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What is Art Deco?

By Judith Gura

When I think of Art Deco, the first thing that comes to mind is the French incarnation of the style that’s inextricably tied to the event from which its name was derived: L’Exposition internationale des arts décoratifs et industriels modernes. Notwithstanding subsequent interpretations in America and many other countries, the masterpieces of that first generation of Deco virtuosos remain, in my estimation, the crowning achievements of what became an international phenomenon. One of my graduate school instructors referred to what was then called Le style moderne as “the last great period style,” a reminder that French Art Deco was the final iteration of the superlative craftsmanship and design in luxury goods for which France had been celebrated since the time of Louis XIV.

Looking at the extravagance of many French Art Deco designs, we’re apt to forget that their makers intended them to be modern. Formed in 1900, the Société des artistes décorateurs proposed new standards for design and production, and in 1912, the French government decided to sponsor a decorative arts exhibition that could recapture the country’s stature. Originally scheduled for 1915, it was delayed by war until 1925. Though many countries participated, the exhibition organizers hoped that the French entries would be outstanding enough to reposition France at the forefront of design, and to compete with the innovative work emerging from Austria and Germany––hence the inclusion of the key words “industriels modernes,” declaring the French alliance with the Modernist camp. 

 

The guidelines for the exhibition did not specify what the designs should be, but only what they should not be: “…Reproductions, imitations, and counterfeits of ancient styles will be strictly prohibited,” read the pamphlet of regulations. This meant eschewing anything that was visibly “period” in origin––none of the Louis, or their successors, and nothing of the more recent Victorian era, or overwrought Art Nouveau. But it was difficult for the French to wrest themselves free of their heritage. 

 

The master furniture craftsmen and ensembliers—interior designers—circumvented the restrictions by using the richest materials, making the most of exotic patterned woods like amboyna, rosewood, and zebrawood, adorning surfaces with layers of lustrous lacquer and using accent materials like galuchat and ivory. Ornament, an element that was studiously avoided by the Bauhaus and proponents of the more radical forms of Modernism, was enthusiastically embraced in Art Deco masterpieces by Émile-Jacques Ruhlmann, Louis Süe, André Mare, Pierre Chareau, and Jean Dunand. Metalwork by Edgar Brandt and glass by René Lalique followed a similar aesthetic of maximalism rather than minimalism. It is the enduring influence of classical French design that makes French Art Deco pieces so irresistibly elegant––and so increasingly rare in the current marketplace.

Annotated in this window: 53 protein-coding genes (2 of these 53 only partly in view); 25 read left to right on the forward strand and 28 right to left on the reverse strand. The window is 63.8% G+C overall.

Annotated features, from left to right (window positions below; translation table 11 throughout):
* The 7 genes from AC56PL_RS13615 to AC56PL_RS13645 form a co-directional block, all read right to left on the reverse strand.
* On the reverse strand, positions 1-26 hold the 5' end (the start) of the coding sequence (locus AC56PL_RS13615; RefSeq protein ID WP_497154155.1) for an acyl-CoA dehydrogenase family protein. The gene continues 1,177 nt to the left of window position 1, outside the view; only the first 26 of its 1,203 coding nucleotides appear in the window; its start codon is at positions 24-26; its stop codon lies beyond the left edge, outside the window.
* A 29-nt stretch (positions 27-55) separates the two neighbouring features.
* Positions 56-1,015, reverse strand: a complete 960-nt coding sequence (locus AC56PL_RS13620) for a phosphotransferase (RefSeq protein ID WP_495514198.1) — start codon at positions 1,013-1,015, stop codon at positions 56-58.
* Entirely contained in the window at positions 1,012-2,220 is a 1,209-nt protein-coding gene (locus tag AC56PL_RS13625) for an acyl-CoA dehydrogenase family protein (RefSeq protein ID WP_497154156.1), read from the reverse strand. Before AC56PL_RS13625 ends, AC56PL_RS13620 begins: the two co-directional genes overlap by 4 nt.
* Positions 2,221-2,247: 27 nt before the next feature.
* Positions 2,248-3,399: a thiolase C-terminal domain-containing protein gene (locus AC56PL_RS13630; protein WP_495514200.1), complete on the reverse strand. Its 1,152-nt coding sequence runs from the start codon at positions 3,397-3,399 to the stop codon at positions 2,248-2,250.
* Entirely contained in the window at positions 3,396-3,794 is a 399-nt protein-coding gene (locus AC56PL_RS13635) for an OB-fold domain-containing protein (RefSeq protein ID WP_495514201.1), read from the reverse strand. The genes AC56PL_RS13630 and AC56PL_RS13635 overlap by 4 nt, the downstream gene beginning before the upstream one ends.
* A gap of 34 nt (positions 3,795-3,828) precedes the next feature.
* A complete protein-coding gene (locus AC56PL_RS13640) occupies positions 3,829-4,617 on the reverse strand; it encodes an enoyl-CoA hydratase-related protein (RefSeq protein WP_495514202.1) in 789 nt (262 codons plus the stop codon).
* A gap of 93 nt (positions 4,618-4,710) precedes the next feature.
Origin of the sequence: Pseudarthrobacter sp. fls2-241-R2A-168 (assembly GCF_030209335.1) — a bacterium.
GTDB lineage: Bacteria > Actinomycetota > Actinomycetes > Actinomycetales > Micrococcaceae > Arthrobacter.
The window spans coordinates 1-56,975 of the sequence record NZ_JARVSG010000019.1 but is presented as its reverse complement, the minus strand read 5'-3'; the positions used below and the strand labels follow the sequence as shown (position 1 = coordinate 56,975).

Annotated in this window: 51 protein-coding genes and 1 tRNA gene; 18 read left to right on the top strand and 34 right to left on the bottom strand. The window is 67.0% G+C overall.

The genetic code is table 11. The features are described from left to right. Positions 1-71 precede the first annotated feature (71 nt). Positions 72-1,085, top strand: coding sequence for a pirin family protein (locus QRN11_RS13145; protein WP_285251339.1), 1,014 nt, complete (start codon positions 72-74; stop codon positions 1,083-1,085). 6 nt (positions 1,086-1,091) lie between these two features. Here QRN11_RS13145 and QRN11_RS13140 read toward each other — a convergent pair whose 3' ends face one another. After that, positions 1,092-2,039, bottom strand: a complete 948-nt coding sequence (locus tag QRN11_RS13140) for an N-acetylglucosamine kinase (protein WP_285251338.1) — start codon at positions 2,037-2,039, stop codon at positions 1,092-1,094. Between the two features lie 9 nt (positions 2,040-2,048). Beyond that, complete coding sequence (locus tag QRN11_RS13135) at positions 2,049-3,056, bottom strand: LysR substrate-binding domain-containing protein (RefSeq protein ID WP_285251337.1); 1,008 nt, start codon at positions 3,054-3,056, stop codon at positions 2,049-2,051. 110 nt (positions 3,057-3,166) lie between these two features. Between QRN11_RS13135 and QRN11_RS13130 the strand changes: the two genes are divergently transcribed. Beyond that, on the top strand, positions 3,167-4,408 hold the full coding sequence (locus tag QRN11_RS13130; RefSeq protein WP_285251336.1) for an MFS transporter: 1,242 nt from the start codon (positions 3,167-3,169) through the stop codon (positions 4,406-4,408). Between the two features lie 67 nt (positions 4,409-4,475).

Despite America’s absence from the exhibition––Secretary of Commerce Herbert Hoover declined on the grounds that the United States did not have sufficient examples of good modern design––the new French style had considerable impact on America, though at first only for its links to tradition. Showcased at a 1926 exhibition that traveled to the Metropolitan Museum of Art and eight other major institutions, works by Ruhlmann and Süe et Mare were praised in the accompanying brochure for preserving “the spirit of the older French furniture…in forms suitable for the modern home.”  Apparently, for Americans, the idea of Modernism was preferable to its actual incarnation. It would take about another decade for Le style moderne, particularly in the decorative arts, to be Americanized into the streamlined, more accessible, and ultimately more successful version of the style that was later renamed Art Deco. French Art Deco encouraged the acceptance of contemporary design, and remains a high point in the chronicle of design history.

About the Author:

Judith Gura is a design historian, author, and lecturer on twentieth century design and decorative arts. A graduate of Cornell University, she holds a Master’s degree in History of Design and the Decorative Arts from the Bard Graduate Center. She is on the faculty of The New York School of Interior Design. Her most recent book is Postmodernism Design Complete: Design, Furniture, Graphics, Architecture, Interiors.

 

Article originally published in the Art Deco New York journal, Vol. 3, Issue 1, Spring 2018. View a digital version of the full journal here.